Tuesday, December 22, 2009

What was the worst legislation ever?

I mean this in the nicest possible way -- especially since otherwise, this is a good column -- but could there please be some sort of agreement among the pundit class that, like, the Fugitive Slave Act deserves the crown for "Worst Legislation Ever?" Or fine, if you must, possibly the The Alien and Sedition Acts of 1798? The health care bill is bad, as are the racial preferences therein, but it is not as bad as either of those two.

See also this George Will review of a Bruce Bartlett book:

Sometimes Bartlett is a tad too robust... And when he says the law establishing the Medicare prescription drug entitlement "may well be the worst piece of legislation ever enacted," one wonders what consideration he has given to, say, the Fugitive Slave Act.


  1. Is this limited to US federal legislation, or do state laws and foreign laws also count? If the question is restricted to US federal law I'd say that it would have to be the peacetime draft in existence from 1950 to 1971 - forced labor for millions without any real national security justification (a volunteer army would have performed better). The National Recovery Act (cartelization of the entire nonagricultural economy, unemployment for millions) is a worthy competitor, but it only lasted for 2 years.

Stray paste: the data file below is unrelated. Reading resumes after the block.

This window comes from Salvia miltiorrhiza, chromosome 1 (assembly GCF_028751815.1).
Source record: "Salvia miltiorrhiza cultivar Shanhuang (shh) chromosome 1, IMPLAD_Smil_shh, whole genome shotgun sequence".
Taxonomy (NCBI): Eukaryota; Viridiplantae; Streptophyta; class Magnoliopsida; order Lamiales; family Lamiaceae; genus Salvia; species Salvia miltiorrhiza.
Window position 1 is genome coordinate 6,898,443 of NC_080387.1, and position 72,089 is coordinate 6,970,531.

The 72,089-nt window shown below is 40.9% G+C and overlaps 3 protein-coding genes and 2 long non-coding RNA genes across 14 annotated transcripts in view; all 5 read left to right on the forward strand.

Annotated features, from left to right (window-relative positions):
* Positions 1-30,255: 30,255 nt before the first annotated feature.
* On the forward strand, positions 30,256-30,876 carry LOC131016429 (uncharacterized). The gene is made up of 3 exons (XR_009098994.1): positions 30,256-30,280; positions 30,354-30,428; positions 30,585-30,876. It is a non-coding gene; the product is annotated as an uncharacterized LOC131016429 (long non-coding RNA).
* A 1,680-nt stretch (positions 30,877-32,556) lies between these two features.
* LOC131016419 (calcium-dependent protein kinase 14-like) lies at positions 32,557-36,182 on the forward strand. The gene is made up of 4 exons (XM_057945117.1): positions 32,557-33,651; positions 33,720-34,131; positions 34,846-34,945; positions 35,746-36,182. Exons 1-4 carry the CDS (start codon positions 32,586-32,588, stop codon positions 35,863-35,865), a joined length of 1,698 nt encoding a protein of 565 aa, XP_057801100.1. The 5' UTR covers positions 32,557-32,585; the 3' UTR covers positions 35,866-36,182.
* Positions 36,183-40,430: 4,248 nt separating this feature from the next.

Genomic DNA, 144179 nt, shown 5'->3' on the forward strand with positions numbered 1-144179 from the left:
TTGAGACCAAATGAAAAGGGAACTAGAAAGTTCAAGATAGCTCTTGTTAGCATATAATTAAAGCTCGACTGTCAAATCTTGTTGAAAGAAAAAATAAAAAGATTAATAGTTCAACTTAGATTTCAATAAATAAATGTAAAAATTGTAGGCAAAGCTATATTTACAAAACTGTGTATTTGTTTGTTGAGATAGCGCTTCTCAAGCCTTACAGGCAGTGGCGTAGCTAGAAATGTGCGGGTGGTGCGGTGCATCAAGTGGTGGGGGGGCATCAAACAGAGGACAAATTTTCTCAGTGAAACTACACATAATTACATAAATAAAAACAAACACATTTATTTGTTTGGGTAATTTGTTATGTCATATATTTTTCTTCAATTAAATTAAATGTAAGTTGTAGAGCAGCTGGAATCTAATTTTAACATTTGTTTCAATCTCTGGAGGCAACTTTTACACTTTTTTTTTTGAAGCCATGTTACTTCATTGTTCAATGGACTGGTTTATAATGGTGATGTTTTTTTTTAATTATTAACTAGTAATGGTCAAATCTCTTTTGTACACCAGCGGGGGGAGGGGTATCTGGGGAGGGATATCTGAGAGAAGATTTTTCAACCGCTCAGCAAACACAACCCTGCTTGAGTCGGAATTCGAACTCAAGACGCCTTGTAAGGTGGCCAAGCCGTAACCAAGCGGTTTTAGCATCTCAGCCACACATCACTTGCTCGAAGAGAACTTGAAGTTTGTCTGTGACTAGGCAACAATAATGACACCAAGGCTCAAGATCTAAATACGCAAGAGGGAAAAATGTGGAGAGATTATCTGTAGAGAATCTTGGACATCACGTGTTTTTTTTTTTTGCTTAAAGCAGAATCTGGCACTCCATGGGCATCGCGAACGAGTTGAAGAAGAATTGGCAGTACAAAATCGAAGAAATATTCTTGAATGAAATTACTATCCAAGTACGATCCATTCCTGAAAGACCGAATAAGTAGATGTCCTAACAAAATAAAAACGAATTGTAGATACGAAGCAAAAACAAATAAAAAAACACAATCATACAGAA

As for the Fugitive Slave Act, it was awful, but only a few hundred fugitive slaves were recaptured under it (including some who may have been recaptured anyway). The amount of additonal forced labor it imposed just doesn't compare with the tens of millions victimized by the draft.

  2. Is this limited to US federal legislation, or do state laws and foreign laws also count?

    Both Spakovsky and Bartlett were kvetching about the federal Congress, so I'd limited this (admittedly glib) post to U.S. federal legislation. Of course if you throw in the malfeasance of foreign, state, and local governments, things look much wores.

    I actually don't agree with the peacetime draft being on that list. There's *some* justification for maintaining a draft in war. There can also be *some* justification for maintaining a draft in times of hot peace like the era you describe.

    The NRA may well have been worse than the Fugitive Slave Act. The chain of causation between the NRA and its ill effects is more complicated than in the Fugitive Slave Act case, which is probably why everyone other than committed libertarians thinks the Fugitive Slave Act is worse.